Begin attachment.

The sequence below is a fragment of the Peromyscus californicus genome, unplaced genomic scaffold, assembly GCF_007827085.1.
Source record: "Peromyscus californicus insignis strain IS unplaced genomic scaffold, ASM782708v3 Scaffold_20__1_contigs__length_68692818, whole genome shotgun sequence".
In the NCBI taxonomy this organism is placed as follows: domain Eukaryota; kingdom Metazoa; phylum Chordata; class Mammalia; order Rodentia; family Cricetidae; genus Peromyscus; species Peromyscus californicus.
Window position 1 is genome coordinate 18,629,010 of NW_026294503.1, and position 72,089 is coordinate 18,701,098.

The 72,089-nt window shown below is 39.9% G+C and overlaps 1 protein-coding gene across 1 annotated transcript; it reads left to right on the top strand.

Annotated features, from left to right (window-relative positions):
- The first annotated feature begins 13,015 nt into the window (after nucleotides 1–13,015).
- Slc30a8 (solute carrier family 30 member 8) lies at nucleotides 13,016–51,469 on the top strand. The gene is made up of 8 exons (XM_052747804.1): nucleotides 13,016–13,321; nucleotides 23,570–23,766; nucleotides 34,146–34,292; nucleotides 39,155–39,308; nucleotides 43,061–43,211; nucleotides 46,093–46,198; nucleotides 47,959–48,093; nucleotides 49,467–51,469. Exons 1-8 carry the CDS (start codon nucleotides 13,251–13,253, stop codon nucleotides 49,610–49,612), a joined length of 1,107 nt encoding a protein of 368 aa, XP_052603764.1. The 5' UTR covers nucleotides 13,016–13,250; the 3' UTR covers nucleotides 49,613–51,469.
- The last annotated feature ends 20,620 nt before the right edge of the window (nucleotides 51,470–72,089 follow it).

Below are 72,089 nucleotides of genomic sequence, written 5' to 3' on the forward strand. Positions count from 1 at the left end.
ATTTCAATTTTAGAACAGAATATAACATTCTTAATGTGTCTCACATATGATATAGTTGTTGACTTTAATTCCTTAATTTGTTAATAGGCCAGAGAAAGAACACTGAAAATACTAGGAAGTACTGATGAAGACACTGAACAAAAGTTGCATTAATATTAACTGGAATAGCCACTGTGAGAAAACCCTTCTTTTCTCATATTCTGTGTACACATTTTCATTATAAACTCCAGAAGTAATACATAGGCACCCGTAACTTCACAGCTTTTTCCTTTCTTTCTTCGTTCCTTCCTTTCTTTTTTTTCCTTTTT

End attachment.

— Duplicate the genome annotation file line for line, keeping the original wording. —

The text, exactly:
The sequence below is a fragment of the Peromyscus californicus genome, unplaced genomic scaffold, assembly GCF_007827085.1.
Source record: "Peromyscus californicus insignis strain IS unplaced genomic scaffold, ASM782708v3 Scaffold_20__1_contigs__length_68692818, whole genome shotgun sequence".
In the NCBI taxonomy this organism is placed as follows: domain Eukaryota; kingdom Metazoa; phylum Chordata; class Mammalia; order Rodentia; family Cricetidae; genus Peromyscus; species Peromyscus californicus.
Window position 1 is genome coordinate 18,629,010 of NW_026294503.1, and position 72,089 is coordinate 18,701,098.

The 72,089-nt window shown below is 39.9% G+C and overlaps 1 protein-coding gene across 1 annotated transcript; it reads left to right on the top strand.

Annotated features, from left to right (window-relative positions):
- The first annotated feature begins 13,015 nt into the window (after nucleotides 1–13,015).
- Slc30a8 (solute carrier family 30 member 8) lies at nucleotides 13,016–51,469 on the top strand. The gene is made up of 8 exons (XM_052747804.1): nucleotides 13,016–13,321; nucleotides 23,570–23,766; nucleotides 34,146–34,292; nucleotides 39,155–39,308; nucleotides 43,061–43,211; nucleotides 46,093–46,198; nucleotides 47,959–48,093; nucleotides 49,467–51,469. Exons 1-8 carry the CDS (start codon nucleotides 13,251–13,253, stop codon nucleotides 49,610–49,612), a joined length of 1,107 nt encoding a protein of 368 aa, XP_052603764.1. The 5' UTR covers nucleotides 13,016–13,250; the 3' UTR covers nucleotides 49,613–51,469.
- The last annotated feature ends 20,620 nt before the right edge of the window (nucleotides 51,470–72,089 follow it).

Below are 72,089 nucleotides of genomic sequence, written 5' to 3' on the forward strand. Positions count from 1 at the left end.
ATTTCAATTTTAGAACAGAATATAACATTCTTAATGTGTCTCACATATGATATAGTTGTTGACTTTAATTCCTTAATTTGTTAATAGGCCAGAGAAAGAACACTGAAAATACTAGGAAGTACTGATGAAGACACTGAACAAAAGTTGCATTAATATTAACTGGAATAGCCACTGTGAGAAAACCCTTCTTTTCTCATATTCTGTGTACACATTTTCATTATAAACTCCAGAAGTAATACATAGGCACCCGTAACTTCACAGCTTTTTCCTTTCTTTCTTCGTTCCTTCCTTTCTTTTTTTTCCTTTTT